ILLINOIS APPELLATE COURT SECOND DISTRICT REVERSED AND REMANDED.
OPINION FILED NOVEMBER 20, 1979.
THE PEOPLE OF THE STATE OF ILLINOIS, PLAINTIFF-APPELLEE,
ELTON HOLLOWELL, DEFENDANT-APPELLANT.
APPEAL from the Circuit Court of Du Page County; the Hon.
HELEN C. KINNEY, Judge, presiding.
MR. JUSTICE SEIDENFELD DELIVERED THE OPINION OF THE COURT:
Elton Hollowell, after a bench trial, was convicted of theft of property valued at more than $150. He was sentenced to a term of not less than three nor more than nine years imprisonment, to be served concurrently with a sentence imposed after revocation of probation in an unrelated case. He appeals, contending that he was not tried on the charge before us within the limits of the speedy-trial statute. Ill. Rev. Stat. 1977, ch. 38, par. 103-5(a).
Defendant was charged by complaint on January 3, 1978, and apprehended on January 7. He posted bond the following day, but on January 20, 1978, a hearing was held on a petition to revoke defendant's probation in a separate case. At the conclusion of that hearing defendant's probation was revoked, and he was ordered held without bond pending sentencing. Defendant was thereafter sentenced to a term of from three to nine years in the Department of Corrections. Although there is nothing in the record to show that the mittimus was stayed, defendant was not transferred to the Department of Corrections but was instead retained in custody in the Du Page County jail. On March 7, 1978, a preliminary hearing was held with respect to the instant theft offense, at which time defendant filed a demand for speedy trial. At the conclusion of the preliminary hearing, in which the trial court found probable cause, defendant was ordered released on his own recognizance with respect to the theft charge but remained in confinement due to the sentence imposed following revocation of his probation. On July 14, 1978, defendant moved for discharge based on the State's failure to bring him to trial in compliance with the speedy-trial statute. The motion was denied, and the case was tried on July 25, 1978.
In issue is whether defendant was "simultaneously in custody upon more than one charge pending against him in the same county," which would permit trial "upon at least one such charge" within 120 days from the date he was taken into custody, and on the "remaining charges" within 160 days from the date on which the first trial is terminated. (Ill. Rev. Stat. 1977, ch. 38, par. 103-5(e).) The resolution of this issue is, in turn, dependent on whether a petition to revoke probation is a "charge" within the purport of the speedy-trial statute. We conclude that it is not.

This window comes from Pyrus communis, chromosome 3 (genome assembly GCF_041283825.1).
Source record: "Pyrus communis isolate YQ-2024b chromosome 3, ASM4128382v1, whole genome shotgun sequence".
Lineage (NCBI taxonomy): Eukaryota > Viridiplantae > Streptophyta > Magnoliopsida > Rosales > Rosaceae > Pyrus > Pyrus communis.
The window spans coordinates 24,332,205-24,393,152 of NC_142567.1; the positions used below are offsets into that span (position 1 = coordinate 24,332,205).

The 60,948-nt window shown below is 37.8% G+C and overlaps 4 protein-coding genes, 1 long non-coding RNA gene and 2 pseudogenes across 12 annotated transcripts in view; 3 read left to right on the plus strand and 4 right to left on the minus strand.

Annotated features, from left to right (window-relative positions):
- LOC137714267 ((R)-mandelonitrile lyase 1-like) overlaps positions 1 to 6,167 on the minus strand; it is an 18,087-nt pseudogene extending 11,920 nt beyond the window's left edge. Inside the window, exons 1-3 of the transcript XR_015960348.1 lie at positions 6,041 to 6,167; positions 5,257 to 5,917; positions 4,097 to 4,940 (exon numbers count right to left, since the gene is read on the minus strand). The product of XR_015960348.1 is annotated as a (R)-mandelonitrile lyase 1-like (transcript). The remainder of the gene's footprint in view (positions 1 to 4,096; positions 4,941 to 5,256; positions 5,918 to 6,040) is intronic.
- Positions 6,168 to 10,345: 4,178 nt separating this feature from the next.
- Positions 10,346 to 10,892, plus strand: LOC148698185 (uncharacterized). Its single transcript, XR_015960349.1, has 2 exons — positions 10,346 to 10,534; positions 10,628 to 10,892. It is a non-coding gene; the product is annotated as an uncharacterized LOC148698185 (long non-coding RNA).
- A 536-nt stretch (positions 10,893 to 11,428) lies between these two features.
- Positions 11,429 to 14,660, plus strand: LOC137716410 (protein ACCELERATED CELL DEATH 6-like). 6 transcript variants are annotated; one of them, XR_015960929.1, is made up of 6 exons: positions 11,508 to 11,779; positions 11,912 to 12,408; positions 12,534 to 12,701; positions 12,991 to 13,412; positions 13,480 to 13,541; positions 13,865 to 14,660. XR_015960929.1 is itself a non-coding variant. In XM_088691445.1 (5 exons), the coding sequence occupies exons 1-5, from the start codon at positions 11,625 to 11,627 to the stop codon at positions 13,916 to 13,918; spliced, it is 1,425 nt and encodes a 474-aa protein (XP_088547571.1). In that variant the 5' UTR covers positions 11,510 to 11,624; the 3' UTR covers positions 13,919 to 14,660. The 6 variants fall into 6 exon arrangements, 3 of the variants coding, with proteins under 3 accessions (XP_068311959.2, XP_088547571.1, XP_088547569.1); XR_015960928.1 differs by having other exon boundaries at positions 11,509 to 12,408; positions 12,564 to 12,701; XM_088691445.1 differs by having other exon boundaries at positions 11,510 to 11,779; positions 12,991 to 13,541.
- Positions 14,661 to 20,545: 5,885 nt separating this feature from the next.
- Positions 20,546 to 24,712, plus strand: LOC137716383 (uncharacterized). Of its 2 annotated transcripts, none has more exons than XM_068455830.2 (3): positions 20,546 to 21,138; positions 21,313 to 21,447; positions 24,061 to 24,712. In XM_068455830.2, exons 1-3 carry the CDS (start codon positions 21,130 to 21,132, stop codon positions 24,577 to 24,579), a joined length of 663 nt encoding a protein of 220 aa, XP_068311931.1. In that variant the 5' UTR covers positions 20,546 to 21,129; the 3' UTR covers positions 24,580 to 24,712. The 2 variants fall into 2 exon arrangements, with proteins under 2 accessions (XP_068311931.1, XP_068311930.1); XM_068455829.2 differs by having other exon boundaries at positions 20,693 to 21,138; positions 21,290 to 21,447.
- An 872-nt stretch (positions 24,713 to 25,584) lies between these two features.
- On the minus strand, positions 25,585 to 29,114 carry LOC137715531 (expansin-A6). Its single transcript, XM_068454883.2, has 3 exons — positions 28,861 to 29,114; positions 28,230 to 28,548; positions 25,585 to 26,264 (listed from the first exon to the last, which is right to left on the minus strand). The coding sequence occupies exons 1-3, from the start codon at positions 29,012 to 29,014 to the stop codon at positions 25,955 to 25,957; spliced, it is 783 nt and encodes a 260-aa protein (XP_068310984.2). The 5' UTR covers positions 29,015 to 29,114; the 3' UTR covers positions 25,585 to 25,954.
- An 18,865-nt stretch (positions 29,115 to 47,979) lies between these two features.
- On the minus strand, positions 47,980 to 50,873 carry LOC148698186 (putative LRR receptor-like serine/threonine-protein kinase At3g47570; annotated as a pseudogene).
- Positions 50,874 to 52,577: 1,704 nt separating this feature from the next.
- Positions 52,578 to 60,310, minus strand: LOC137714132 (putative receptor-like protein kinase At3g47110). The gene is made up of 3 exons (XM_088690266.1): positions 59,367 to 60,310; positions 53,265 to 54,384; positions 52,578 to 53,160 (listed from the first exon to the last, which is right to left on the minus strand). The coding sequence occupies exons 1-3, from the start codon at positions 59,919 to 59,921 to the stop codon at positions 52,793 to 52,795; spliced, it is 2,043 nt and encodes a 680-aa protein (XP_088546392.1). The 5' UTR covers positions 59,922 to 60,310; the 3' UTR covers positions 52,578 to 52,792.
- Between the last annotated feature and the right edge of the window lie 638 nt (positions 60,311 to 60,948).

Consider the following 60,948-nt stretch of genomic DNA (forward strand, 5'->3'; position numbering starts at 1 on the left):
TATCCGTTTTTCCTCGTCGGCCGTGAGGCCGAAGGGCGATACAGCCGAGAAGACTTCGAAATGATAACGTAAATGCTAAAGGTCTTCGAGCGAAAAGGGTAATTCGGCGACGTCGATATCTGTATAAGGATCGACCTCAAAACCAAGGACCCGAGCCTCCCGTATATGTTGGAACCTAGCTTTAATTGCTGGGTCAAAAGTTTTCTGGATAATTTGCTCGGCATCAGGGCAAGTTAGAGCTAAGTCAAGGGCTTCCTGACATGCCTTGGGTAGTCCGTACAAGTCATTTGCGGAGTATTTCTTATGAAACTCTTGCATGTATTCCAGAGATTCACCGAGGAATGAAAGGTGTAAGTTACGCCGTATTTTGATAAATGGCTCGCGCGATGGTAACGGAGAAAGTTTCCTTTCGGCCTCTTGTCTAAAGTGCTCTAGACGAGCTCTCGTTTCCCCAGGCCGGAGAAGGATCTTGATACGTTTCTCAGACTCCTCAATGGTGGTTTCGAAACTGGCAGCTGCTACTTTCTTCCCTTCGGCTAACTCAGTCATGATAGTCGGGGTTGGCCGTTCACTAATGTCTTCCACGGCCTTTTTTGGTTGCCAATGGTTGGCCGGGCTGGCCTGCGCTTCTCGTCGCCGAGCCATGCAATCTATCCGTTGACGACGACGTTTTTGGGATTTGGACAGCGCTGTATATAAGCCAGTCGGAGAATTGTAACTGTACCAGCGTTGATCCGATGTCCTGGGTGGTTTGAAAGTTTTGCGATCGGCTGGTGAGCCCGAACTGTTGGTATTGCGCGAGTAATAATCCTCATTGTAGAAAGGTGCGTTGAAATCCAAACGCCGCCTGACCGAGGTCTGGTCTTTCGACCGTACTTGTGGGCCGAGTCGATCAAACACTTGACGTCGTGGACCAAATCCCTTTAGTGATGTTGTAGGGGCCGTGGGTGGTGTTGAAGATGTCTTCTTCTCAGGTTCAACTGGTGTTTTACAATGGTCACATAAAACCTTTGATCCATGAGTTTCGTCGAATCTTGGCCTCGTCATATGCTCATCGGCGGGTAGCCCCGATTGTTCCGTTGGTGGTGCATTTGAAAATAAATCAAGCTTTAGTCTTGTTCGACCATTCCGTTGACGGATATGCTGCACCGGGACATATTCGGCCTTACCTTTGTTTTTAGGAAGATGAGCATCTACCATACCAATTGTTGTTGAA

This court has previously held that the speedy-trial statute was not intended to be imported into the statutory scheme for probation violation hearings since the legislature had not seen fit to treat trials and revocation hearings in the same way. (People v. Williams (1973), 10 Ill. App.3d 428, 430.) In Williams, we made reference to section 117-3(b) of the Code of Criminal Procedure of 1963 then applicable which provided that a hearing must be held within a reasonable time after the apprehension of the probationer on the issue of the alleged violation of probation. (Ill. Rev. Stat. 1971, ch. 38, par. 117-3(b).) Subsequently section 117-3(b) was repealed, and the subject matter was transferred to section 5-6-4 of the Unified Code of Corrections (Ill. Rev. Stat. 1977, ch. 38, par. 1005-6-4(b)). The statute presently provides that where an offender remains incarcerated as a result of his alleged violation of the court's earlier order of probation a hearing shall be held within 14 days of the incarceration. (Ill. Rev. Stat., 1978 Supp., ch. 38, par. 1005-6-4(b).) The legislative history serves to reinforce the view that probation revocation matters shall be treated differently than criminal charges.
Under section 103-5(e) of the Code of Criminal Procedure (Ill. Rev. Stat. 1977, ch. 38, par. 103-5(e)) it has been held that where multiple charges are involved, as to one in custody, "all of such charges * * * must be subject to being interdicted by the 120 day rule * * * and if any one of such multiple charges are not so interdicted, then such charge is not a `charge' so far as subparagraph (e) is concerned." People v. Brown (1971), 131 Ill. App.2d 992, 994.
We therefore conclude that defendant must have been tried within 120 days from the time he was "in custody" on the felony theft charge. (Ill. Rev. Stat. 1977, ch. 38, par. 103-5(a).) We have held that the determination of a date upon which a defendant is to be considered "in custody" depends on whether any obstacle existed to trying the defendant in the particular county. (People v. Kerley (1979), 72 Ill. App.3d 916, 918.) Defendant was sentenced on the unrelated charge on February 24, 1978. At that point the only "charge" pending against him was that of felony theft and defendant was in fact then in the Du Page County jail. Thus, he was in custody in Du Page County in connection with this offense on February 24, 1978, and the State was required to try him under the facts in this record within 120 days thereafter. It is conceded that he was not tried within that period and he was therefore entitled to be discharged.
The judgment is reversed and the cause remanded with directions to the trial court to vacate its order denying the motion for discharge and to enter judgment discharging the defendant as to the theft charge before us.
Reversed and remanded with directions.
LINDBERG and NASH, JJ., concur.
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